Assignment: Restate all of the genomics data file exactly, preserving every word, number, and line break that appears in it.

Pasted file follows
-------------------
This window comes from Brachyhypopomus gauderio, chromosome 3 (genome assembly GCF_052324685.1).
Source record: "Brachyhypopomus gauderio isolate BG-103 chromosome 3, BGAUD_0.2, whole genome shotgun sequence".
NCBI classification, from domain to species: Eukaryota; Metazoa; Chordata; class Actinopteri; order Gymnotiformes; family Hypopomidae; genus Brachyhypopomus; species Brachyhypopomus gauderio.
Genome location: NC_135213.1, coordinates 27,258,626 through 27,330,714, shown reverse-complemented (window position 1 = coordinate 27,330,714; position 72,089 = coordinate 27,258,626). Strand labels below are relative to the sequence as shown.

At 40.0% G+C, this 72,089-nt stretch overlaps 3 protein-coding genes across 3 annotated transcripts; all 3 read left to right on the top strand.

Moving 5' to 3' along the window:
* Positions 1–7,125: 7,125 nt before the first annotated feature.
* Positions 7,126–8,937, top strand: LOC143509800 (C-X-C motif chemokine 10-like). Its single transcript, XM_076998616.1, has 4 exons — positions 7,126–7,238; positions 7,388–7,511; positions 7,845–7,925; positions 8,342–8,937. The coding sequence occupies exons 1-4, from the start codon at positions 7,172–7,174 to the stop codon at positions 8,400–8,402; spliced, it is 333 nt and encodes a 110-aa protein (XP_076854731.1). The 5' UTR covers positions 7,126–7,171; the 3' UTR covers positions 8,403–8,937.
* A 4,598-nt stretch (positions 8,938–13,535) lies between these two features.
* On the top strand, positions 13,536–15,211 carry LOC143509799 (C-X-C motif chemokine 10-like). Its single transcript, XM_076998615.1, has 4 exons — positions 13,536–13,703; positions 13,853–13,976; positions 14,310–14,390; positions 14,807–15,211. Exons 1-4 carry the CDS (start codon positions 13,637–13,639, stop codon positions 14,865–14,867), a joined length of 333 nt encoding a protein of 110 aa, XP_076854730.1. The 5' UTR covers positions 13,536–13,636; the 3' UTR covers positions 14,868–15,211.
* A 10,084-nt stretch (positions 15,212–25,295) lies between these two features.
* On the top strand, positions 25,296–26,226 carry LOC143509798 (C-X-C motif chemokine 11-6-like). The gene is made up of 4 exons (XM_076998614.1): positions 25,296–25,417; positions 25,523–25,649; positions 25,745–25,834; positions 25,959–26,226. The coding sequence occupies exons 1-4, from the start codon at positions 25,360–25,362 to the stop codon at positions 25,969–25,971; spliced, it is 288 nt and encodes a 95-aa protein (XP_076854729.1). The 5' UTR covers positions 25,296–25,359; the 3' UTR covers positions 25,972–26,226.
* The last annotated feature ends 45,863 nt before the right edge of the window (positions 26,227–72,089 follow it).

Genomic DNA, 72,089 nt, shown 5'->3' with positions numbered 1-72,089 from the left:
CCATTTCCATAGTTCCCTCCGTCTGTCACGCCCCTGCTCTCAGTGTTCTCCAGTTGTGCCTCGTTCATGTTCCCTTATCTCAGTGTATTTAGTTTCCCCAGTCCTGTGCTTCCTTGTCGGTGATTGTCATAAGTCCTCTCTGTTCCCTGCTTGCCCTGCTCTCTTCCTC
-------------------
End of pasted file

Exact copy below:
This window comes from Brachyhypopomus gauderio, chromosome 3 (genome assembly GCF_052324685.1).
Source record: "Brachyhypopomus gauderio isolate BG-103 chromosome 3, BGAUD_0.2, whole genome shotgun sequence".
NCBI classification, from domain to species: Eukaryota; Metazoa; Chordata; class Actinopteri; order Gymnotiformes; family Hypopomidae; genus Brachyhypopomus; species Brachyhypopomus gauderio.
Genome location: NC_135213.1, coordinates 27,258,626 through 27,330,714, shown reverse-complemented (window position 1 = coordinate 27,330,714; position 72,089 = coordinate 27,258,626). Strand labels below are relative to the sequence as shown.

At 40.0% G+C, this 72,089-nt stretch overlaps 3 protein-coding genes across 3 annotated transcripts; all 3 read left to right on the top strand.

Moving 5' to 3' along the window:
* Positions 1–7,125: 7,125 nt before the first annotated feature.
* Positions 7,126–8,937, top strand: LOC143509800 (C-X-C motif chemokine 10-like). Its single transcript, XM_076998616.1, has 4 exons — positions 7,126–7,238; positions 7,388–7,511; positions 7,845–7,925; positions 8,342–8,937. The coding sequence occupies exons 1-4, from the start codon at positions 7,172–7,174 to the stop codon at positions 8,400–8,402; spliced, it is 333 nt and encodes a 110-aa protein (XP_076854731.1). The 5' UTR covers positions 7,126–7,171; the 3' UTR covers positions 8,403–8,937.
* A 4,598-nt stretch (positions 8,938–13,535) lies between these two features.
* On the top strand, positions 13,536–15,211 carry LOC143509799 (C-X-C motif chemokine 10-like). Its single transcript, XM_076998615.1, has 4 exons — positions 13,536–13,703; positions 13,853–13,976; positions 14,310–14,390; positions 14,807–15,211. Exons 1-4 carry the CDS (start codon positions 13,637–13,639, stop codon positions 14,865–14,867), a joined length of 333 nt encoding a protein of 110 aa, XP_076854730.1. The 5' UTR covers positions 13,536–13,636; the 3' UTR covers positions 14,868–15,211.
* A 10,084-nt stretch (positions 15,212–25,295) lies between these two features.
* On the top strand, positions 25,296–26,226 carry LOC143509798 (C-X-C motif chemokine 11-6-like). The gene is made up of 4 exons (XM_076998614.1): positions 25,296–25,417; positions 25,523–25,649; positions 25,745–25,834; positions 25,959–26,226. The coding sequence occupies exons 1-4, from the start codon at positions 25,360–25,362 to the stop codon at positions 25,969–25,971; spliced, it is 288 nt and encodes a 95-aa protein (XP_076854729.1). The 5' UTR covers positions 25,296–25,359; the 3' UTR covers positions 25,972–26,226.
* The last annotated feature ends 45,863 nt before the right edge of the window (positions 26,227–72,089 follow it).

Genomic DNA, 72,089 nt, shown 5'->3' with positions numbered 1-72,089 from the left:
CCATTTCCATAGTTCCCTCCGTCTGTCACGCCCCTGCTCTCAGTGTTCTCCAGTTGTGCCTCGTTCATGTTCCCTTATCTCAGTGTATTTAGTTTCCCCAGTCCTGTGCTTCCTTGTCGGTGATTGTCATAAGTCCTCTCTGTTCCCTGCTTGCCCTGCTCTCTTCCTC